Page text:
**Formal Definition**

The bit-select provides an access to individual bits of vectors.

**Simplified Syntax**

vector_identifier**[expression]**;

**Description**

The bit-select can be used to access individual bits of vector net or register data types. The bits can be addressed by using an expression. If the expression value is out of bounds or it returns z or x values, then the value returned by the reference is x. If one or more bits of the address returned by the expression have an x or z value, then the address expression is x.

The bit-select can be applied to any net vectors, **regs**, **integers**, and **time** register data types. The bit-selection of a register declared as **real** or **realtime** is illegal.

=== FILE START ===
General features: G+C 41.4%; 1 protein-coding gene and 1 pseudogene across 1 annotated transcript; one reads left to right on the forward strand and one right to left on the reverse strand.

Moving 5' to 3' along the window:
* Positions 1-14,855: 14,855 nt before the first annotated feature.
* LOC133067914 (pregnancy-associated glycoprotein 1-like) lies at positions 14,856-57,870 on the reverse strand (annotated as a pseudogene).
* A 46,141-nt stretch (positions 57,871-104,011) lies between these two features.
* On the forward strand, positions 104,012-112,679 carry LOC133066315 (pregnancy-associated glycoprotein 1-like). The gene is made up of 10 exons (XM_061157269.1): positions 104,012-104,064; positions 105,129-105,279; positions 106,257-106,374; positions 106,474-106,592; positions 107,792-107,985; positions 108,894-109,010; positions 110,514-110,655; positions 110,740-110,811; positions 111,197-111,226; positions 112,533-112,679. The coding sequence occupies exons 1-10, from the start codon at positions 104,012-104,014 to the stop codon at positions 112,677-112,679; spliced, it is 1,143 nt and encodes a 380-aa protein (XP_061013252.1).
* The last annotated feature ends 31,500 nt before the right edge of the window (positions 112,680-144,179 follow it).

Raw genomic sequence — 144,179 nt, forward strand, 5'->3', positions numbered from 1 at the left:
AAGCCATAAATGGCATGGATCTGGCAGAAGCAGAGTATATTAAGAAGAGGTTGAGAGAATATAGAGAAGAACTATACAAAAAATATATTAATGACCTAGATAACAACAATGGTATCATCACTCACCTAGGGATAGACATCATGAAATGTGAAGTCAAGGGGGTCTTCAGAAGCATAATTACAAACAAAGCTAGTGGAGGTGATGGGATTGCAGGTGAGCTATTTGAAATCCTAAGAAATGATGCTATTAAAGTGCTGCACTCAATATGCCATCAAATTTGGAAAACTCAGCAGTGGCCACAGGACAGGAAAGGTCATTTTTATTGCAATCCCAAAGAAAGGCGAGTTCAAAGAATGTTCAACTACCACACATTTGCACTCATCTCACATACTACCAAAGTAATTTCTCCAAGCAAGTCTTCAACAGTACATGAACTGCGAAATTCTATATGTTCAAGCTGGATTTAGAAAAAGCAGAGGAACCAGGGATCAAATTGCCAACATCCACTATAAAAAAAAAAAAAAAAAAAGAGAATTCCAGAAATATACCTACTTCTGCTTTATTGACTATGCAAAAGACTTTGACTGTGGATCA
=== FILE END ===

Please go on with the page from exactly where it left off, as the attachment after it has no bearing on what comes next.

**Examples**

Example 1

**reg** [3:0] vect;

vect = 4'b0001;

If the value of address expression is 0 then returned value is 1 (vect[0] = 1).

If the value of address expression is 3 then returned value is 0 (vect[3] = 0).

If the value of address expression is 4 then returned value is x (vect[4] = x).

If the value of address expression is x or z then returned value is x (vect[1'bx] = x).

Example 2

**reg** [0:3] vect;

vect = 4'b0001;

If the value of address expression is 3 then returned value is 1 (vect[3] = 1).

If the value of address expression is 0 then returned value is 0 (vect[0] = 0).

Example 3

**reg** [7:0] vect;

vect = 4;

Fills vect with the pattern 00000100 (MSB is bit 7, LSB is bit 0).

**Important Notes**

- If the address expression is out of bounds or it returns an x or z value, then the returned value is x.
- The bit-select of real or realtime registers is illegal.

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